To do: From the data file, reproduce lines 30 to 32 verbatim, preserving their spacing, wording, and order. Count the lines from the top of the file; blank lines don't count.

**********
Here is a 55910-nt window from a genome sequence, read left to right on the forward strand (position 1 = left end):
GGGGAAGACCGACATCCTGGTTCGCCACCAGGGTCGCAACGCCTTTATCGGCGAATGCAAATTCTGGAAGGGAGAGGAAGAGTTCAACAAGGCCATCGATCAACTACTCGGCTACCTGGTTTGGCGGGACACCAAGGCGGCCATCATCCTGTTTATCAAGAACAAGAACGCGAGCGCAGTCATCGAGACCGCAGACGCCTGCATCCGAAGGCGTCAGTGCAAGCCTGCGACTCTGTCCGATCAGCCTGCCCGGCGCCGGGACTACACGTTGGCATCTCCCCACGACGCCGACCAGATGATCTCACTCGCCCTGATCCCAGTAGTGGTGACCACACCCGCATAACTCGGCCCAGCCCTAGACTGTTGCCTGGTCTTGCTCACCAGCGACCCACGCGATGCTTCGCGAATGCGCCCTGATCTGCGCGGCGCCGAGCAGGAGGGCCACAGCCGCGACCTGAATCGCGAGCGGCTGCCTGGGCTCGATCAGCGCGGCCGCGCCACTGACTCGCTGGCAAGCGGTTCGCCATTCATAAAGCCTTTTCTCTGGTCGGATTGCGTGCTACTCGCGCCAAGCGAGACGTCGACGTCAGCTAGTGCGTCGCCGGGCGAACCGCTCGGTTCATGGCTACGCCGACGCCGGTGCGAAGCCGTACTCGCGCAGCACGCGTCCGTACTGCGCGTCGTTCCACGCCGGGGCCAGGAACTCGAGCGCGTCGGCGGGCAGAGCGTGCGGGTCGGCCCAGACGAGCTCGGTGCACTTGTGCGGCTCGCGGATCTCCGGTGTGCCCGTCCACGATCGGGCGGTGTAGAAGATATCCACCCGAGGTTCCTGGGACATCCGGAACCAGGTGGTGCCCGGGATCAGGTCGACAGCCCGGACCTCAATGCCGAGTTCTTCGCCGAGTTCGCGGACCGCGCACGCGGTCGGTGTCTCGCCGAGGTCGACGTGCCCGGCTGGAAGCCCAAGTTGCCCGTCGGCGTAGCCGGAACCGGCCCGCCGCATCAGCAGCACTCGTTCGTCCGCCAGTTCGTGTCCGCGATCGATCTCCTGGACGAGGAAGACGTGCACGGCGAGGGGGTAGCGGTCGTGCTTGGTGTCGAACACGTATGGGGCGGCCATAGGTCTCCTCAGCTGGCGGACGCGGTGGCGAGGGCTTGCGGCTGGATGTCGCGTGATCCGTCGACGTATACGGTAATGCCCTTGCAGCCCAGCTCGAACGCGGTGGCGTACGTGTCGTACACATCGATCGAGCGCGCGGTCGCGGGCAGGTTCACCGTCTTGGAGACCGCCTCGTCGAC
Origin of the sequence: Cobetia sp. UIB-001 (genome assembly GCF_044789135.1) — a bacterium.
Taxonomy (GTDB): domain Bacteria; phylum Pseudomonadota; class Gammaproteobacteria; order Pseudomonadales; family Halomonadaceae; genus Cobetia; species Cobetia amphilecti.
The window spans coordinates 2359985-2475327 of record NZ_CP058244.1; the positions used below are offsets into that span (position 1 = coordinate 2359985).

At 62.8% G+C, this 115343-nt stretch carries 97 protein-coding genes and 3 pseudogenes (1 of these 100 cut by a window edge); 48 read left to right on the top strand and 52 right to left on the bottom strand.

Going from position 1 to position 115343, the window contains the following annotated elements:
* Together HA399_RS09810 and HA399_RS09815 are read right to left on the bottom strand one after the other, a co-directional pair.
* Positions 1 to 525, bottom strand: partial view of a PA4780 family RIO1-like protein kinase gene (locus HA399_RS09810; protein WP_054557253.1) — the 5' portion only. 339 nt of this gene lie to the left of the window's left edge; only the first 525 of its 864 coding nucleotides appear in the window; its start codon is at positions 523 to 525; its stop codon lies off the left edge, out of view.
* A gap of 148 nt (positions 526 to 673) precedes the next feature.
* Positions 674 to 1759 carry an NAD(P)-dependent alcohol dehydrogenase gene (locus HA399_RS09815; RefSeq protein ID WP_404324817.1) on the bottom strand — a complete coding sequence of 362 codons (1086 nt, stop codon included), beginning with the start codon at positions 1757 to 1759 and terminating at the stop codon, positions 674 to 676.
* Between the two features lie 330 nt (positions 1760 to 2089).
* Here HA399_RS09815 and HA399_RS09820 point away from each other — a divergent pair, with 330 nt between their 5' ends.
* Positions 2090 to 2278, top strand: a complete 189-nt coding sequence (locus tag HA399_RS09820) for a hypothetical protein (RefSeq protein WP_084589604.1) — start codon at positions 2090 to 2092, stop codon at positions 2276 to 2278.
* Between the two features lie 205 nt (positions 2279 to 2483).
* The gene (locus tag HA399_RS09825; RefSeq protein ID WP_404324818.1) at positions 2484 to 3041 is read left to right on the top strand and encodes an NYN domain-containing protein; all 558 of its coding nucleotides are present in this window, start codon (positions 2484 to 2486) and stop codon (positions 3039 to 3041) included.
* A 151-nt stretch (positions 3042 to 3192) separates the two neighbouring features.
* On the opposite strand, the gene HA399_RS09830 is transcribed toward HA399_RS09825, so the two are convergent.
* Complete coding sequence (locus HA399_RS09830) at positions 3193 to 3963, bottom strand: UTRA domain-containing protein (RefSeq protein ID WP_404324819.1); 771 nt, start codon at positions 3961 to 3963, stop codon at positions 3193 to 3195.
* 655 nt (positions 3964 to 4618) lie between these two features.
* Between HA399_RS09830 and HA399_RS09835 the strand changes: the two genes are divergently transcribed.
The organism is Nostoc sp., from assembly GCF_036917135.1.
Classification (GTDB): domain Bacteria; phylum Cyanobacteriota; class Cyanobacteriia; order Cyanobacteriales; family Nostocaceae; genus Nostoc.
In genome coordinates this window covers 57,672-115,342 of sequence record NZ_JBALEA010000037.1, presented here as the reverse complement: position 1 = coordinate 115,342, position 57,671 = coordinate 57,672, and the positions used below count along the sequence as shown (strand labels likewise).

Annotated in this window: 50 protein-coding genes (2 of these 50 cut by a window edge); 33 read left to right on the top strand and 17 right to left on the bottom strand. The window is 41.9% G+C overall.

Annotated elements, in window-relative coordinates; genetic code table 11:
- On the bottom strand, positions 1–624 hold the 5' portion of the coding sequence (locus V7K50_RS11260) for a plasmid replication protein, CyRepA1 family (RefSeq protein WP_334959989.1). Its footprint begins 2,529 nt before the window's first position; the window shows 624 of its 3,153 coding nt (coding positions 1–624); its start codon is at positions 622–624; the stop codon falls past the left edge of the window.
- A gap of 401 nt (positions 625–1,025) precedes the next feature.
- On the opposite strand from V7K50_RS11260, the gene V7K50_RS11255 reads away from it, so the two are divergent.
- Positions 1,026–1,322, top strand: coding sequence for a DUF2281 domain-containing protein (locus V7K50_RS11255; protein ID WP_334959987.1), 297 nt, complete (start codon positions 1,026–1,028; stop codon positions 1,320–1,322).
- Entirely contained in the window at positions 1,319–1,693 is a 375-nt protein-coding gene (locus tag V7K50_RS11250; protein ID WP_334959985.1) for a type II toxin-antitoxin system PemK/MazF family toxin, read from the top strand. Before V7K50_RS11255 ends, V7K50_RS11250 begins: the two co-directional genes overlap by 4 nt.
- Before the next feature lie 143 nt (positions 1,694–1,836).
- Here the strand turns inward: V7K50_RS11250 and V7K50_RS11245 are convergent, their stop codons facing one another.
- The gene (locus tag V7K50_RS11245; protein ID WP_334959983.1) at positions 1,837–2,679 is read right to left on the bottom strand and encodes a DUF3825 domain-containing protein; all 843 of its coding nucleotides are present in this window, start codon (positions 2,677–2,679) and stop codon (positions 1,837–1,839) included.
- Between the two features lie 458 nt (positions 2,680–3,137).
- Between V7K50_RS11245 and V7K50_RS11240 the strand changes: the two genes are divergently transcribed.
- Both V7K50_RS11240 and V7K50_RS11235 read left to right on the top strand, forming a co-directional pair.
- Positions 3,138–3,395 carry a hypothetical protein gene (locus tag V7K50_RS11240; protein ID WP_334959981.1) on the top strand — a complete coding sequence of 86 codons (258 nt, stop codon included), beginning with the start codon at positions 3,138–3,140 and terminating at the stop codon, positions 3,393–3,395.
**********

- Positions 1,026–1,322, top strand: coding sequence for a DUF2281 domain-containing protein (locus V7K50_RS11255; protein ID WP_334959987.1), 297 nt, complete (start codon positions 1,026–1,028; stop codon positions 1,320–1,322).
- Entirely contained in the window at positions 1,319–1,693 is a 375-nt protein-coding gene (locus tag V7K50_RS11250; protein ID WP_334959985.1) for a type II toxin-antitoxin system PemK/MazF family toxin, read from the top strand. Before V7K50_RS11255 ends, V7K50_RS11250 begins: the two co-directional genes overlap by 4 nt.
- Before the next feature lie 143 nt (positions 1,694–1,836).